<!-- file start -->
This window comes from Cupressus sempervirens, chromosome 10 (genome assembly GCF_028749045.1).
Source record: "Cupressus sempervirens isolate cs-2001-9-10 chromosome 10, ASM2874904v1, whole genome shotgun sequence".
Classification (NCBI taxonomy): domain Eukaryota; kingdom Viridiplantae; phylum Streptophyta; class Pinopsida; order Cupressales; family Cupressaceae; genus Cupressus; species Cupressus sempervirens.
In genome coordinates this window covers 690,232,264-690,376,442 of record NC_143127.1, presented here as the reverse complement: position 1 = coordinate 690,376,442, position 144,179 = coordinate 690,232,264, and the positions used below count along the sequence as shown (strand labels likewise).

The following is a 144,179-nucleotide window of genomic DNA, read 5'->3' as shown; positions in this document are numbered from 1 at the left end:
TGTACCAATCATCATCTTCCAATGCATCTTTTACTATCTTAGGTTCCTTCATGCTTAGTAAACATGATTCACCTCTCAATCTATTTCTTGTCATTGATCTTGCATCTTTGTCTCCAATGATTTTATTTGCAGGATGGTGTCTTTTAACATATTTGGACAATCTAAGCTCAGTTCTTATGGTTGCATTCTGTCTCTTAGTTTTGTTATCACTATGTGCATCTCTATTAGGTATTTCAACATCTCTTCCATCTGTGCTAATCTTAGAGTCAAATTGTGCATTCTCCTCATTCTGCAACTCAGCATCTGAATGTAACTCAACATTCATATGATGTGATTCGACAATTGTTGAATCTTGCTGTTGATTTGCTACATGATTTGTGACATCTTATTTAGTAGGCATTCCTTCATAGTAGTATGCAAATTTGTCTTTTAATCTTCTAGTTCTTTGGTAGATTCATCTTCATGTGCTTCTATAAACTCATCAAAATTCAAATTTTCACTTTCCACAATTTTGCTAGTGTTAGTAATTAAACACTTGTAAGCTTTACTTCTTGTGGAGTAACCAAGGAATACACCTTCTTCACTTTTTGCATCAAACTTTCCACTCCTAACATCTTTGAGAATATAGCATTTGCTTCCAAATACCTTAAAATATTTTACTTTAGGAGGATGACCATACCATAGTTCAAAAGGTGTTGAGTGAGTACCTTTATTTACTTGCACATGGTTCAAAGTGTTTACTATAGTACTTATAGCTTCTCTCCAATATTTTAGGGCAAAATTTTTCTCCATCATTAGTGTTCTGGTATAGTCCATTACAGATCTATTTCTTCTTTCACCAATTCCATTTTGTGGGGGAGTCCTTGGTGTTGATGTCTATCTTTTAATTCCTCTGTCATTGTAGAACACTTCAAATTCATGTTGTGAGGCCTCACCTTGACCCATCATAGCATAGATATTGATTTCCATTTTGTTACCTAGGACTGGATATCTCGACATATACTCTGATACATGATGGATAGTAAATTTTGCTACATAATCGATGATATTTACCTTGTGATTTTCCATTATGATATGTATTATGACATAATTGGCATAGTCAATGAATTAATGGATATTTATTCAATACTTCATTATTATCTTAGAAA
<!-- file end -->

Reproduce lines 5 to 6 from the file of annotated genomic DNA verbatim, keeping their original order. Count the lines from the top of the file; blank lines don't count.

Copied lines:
The following is a 144,179-nucleotide window of genomic DNA, read 5'->3' as shown; positions in this document are numbered from 1 at the left end:
TGTACCAATCATCATCTTCCAATGCATCTTTTACTATCTTAGGTTCCTTCATGCTTAGTAAACATGATTCACCTCTCAATCTATTTCTTGTCATTGATCTTGCATCTTTGTCTCCAATGATTTTATTTGCAGGATGGTGTCTTTTAACATATTTGGACAATCTAAGCTCAGTTCTTATGGTTGCATTCTGTCTCTTAGTTTTGTTATCACTATGTGCATCTCTATTAGGTATTTCAACATCTCTTCCATCTGTGCTAATCTTAGAGTCAAATTGTGCATTCTCCTCATTCTGCAACTCAGCATCTGAATGTAACTCAACATTCATATGATGTGATTCGACAATTGTTGAATCTTGCTGTTGATTTGCTACATGATTTGTGACATCTTATTTAGTAGGCATTCCTTCATAGTAGTATGCAAATTTGTCTTTTAATCTTCTAGTTCTTTGGTAGATTCATCTTCATGTGCTTCTATAAACTCATCAAAATTCAAATTTTCACTTTCCACAATTTTGCTAGTGTTAGTAATTAAACACTTGTAAGCTTTACTTCTTGTGGAGTAACCAAGGAATACACCTTCTTCACTTTTTGCATCAAACTTTCCACTCCTAACATCTTTGAGAATATAGCATTTGCTTCCAAATACCTTAAAATATTTTACTTTAGGAGGATGACCATACCATAGTTCAAAAGGTGTTGAGTGAGTACCTTTATTTACTTGCACATGGTTCAAAGTGTTTACTATAGTACTTATAGCTTCTCTCCAATATTTTAGGGCAAAATTTTTCTCCATCATTAGTGTTCTGGTATAGTCCATTACAGATCTATTTCTTCTTTCACCAATTCCATTTTGTGGGGGAGTCCTTGGTGTTGATGTCTATCTTTTAATTCCTCTGTCATTGTAGAACACTTCAAATTCATGTTGTGAGGCCTCACCTTGACCCATCATAGCATAGATATTGATTTCCATTTTGTTACCTAGGACTGGATATCTCGACATATACTCTGATACATGATGGATAGTAAATTTTGCTACATAATCGATGATATTTACCTTGTGATTTTCCATTATGATATGTATTATGACATAATTGGCATAGTCAATGAATTAATGGATATTTATTCAATACTTCATTATTATCTTAGAAA